Today I am writing about enjoying the process of art, as a follow-up to last week’s post about finding your creative voice. I was inspired by this topic when I read the article entitled, Five Ways to Enjoy the Process of Making Art, by Sandrine Pelissier, on https://paintingdemos.com/enjoy-the-process-of-making-art/. I think that learning to enjoy the process of painting is a big part of finding your creative voice, because before you can define who you are as an artist, you have to practice, practice, practice your craft whether it’s drawing, painting, sculpting, etc. You know the old adage, “Practice makes perfect.” And to maintain that sort of dedication, you need to be able to enjoy the activity regardless of the outcome. For example, it has taken me about 12 years to learn how to paint in an impressionistic style, and I learned how to do it by a process of trying different types of paint brushes, various consistencies of paint and painting techniques, and holding the brush in different positions. It also helped to look at the artwork of Claude Monet and try to copy his paintings, especially the Waterlilies series, which is kind of loose and painterly. What others may think of as “talent” has been a long-term process of practice, trial, and error. Here are some examples of my work as I was attempting to learn how to paint in an Impressionistic, wet into wet style.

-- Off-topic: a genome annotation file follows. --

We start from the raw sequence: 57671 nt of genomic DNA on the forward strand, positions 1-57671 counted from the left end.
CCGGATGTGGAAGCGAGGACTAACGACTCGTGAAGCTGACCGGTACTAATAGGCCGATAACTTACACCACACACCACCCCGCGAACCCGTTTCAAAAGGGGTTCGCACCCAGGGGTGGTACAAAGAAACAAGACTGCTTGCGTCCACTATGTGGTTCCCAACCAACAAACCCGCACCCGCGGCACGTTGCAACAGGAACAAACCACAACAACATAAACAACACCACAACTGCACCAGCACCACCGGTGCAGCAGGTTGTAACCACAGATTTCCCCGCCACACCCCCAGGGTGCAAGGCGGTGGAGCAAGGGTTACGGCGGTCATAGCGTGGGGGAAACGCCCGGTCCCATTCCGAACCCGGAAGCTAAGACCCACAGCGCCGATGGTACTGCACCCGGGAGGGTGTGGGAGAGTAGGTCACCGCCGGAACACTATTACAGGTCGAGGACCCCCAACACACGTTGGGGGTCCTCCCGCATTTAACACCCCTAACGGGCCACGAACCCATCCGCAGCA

From left to Right: Breakfast Blend, oil on canvas panel, 2006, Chincoteague Marsh, oil on canvas panel, 2009, Cow in Meadow, oil on canvas panel, 2014, Pathway in Monet’s Garden at Giverny, oil on canvas, ca. 1901/1902, After Monet, Jodie Schmidt, 2014, Waterlillies, oil on canvas, 1906, After Monet, Jodie Schmidt, 2014, and finally one of my more recent paintings, Jack Daniels, oil on canvas, 2017. I hope this encourages you not to give up on your art if you are struggling to improve your work.